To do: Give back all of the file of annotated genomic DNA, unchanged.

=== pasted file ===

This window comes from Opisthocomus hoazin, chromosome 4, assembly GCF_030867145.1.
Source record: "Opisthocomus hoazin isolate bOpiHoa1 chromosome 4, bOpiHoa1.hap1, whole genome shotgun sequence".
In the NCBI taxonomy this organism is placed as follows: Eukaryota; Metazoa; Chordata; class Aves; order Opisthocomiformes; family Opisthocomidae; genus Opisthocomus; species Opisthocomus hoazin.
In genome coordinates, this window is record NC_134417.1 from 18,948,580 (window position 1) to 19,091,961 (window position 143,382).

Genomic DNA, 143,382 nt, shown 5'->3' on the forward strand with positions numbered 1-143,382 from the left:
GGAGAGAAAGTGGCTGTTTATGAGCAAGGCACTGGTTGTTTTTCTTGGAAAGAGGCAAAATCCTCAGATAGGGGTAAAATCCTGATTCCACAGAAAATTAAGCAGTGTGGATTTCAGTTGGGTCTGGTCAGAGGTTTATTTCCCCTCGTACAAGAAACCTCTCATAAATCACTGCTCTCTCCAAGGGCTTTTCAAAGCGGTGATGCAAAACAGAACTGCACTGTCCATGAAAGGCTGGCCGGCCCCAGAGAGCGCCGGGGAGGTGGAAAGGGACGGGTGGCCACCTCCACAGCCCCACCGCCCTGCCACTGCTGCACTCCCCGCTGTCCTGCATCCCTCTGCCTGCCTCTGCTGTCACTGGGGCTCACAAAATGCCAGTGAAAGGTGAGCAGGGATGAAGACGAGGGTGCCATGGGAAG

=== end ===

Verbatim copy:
This window comes from Opisthocomus hoazin, chromosome 4, assembly GCF_030867145.1.
Source record: "Opisthocomus hoazin isolate bOpiHoa1 chromosome 4, bOpiHoa1.hap1, whole genome shotgun sequence".
In the NCBI taxonomy this organism is placed as follows: Eukaryota; Metazoa; Chordata; class Aves; order Opisthocomiformes; family Opisthocomidae; genus Opisthocomus; species Opisthocomus hoazin.
In genome coordinates, this window is record NC_134417.1 from 18,948,580 (window position 1) to 19,091,961 (window position 143,382).

Genomic DNA, 143,382 nt, shown 5'->3' on the forward strand with positions numbered 1-143,382 from the left:
GGAGAGAAAGTGGCTGTTTATGAGCAAGGCACTGGTTGTTTTTCTTGGAAAGAGGCAAAATCCTCAGATAGGGGTAAAATCCTGATTCCACAGAAAATTAAGCAGTGTGGATTTCAGTTGGGTCTGGTCAGAGGTTTATTTCCCCTCGTACAAGAAACCTCTCATAAATCACTGCTCTCTCCAAGGGCTTTTCAAAGCGGTGATGCAAAACAGAACTGCACTGTCCATGAAAGGCTGGCCGGCCCCAGAGAGCGCCGGGGAGGTGGAAAGGGACGGGTGGCCACCTCCACAGCCCCACCGCCCTGCCACTGCTGCACTCCCCGCTGTCCTGCATCCCTCTGCCTGCCTCTGCTGTCACTGGGGCTCACAAAATGCCAGTGAAAGGTGAGCAGGGATGAAGACGAGGGTGCCATGGGAAG